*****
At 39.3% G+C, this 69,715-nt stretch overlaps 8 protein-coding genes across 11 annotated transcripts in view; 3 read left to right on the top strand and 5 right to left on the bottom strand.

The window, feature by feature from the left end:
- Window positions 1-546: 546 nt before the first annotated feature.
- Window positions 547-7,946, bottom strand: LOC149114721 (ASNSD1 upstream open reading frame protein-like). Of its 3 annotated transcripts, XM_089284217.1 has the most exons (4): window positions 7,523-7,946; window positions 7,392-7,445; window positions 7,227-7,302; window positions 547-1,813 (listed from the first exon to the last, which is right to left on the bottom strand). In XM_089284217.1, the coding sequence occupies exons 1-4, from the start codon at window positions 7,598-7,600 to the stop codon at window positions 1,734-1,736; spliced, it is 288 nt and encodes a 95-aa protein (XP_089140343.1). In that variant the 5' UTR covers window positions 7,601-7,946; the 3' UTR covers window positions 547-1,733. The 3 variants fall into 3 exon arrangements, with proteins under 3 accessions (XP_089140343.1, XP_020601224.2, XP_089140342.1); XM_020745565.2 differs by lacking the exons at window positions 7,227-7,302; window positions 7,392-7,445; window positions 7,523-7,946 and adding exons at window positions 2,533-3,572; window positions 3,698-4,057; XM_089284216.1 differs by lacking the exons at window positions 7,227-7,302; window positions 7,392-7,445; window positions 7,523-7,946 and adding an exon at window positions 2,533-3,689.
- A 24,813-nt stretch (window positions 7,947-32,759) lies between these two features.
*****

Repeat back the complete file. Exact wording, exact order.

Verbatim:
At 39.3% G+C, this 69,715-nt stretch overlaps 8 protein-coding genes across 11 annotated transcripts in view; 3 read left to right on the top strand and 5 right to left on the bottom strand.

The window, feature by feature from the left end:
- Window positions 1-546: 546 nt before the first annotated feature.
- Window positions 547-7,946, bottom strand: LOC149114721 (ASNSD1 upstream open reading frame protein-like). Of its 3 annotated transcripts, XM_089284217.1 has the most exons (4): window positions 7,523-7,946; window positions 7,392-7,445; window positions 7,227-7,302; window positions 547-1,813 (listed from the first exon to the last, which is right to left on the bottom strand). In XM_089284217.1, the coding sequence occupies exons 1-4, from the start codon at window positions 7,598-7,600 to the stop codon at window positions 1,734-1,736; spliced, it is 288 nt and encodes a 95-aa protein (XP_089140343.1). In that variant the 5' UTR covers window positions 7,601-7,946; the 3' UTR covers window positions 547-1,733. The 3 variants fall into 3 exon arrangements, with proteins under 3 accessions (XP_089140343.1, XP_020601224.2, XP_089140342.1); XM_020745565.2 differs by lacking the exons at window positions 7,227-7,302; window positions 7,392-7,445; window positions 7,523-7,946 and adding exons at window positions 2,533-3,572; window positions 3,698-4,057; XM_089284216.1 differs by lacking the exons at window positions 7,227-7,302; window positions 7,392-7,445; window positions 7,523-7,946 and adding an exon at window positions 2,533-3,689.
- A 24,813-nt stretch (window positions 7,947-32,759) lies between these two features.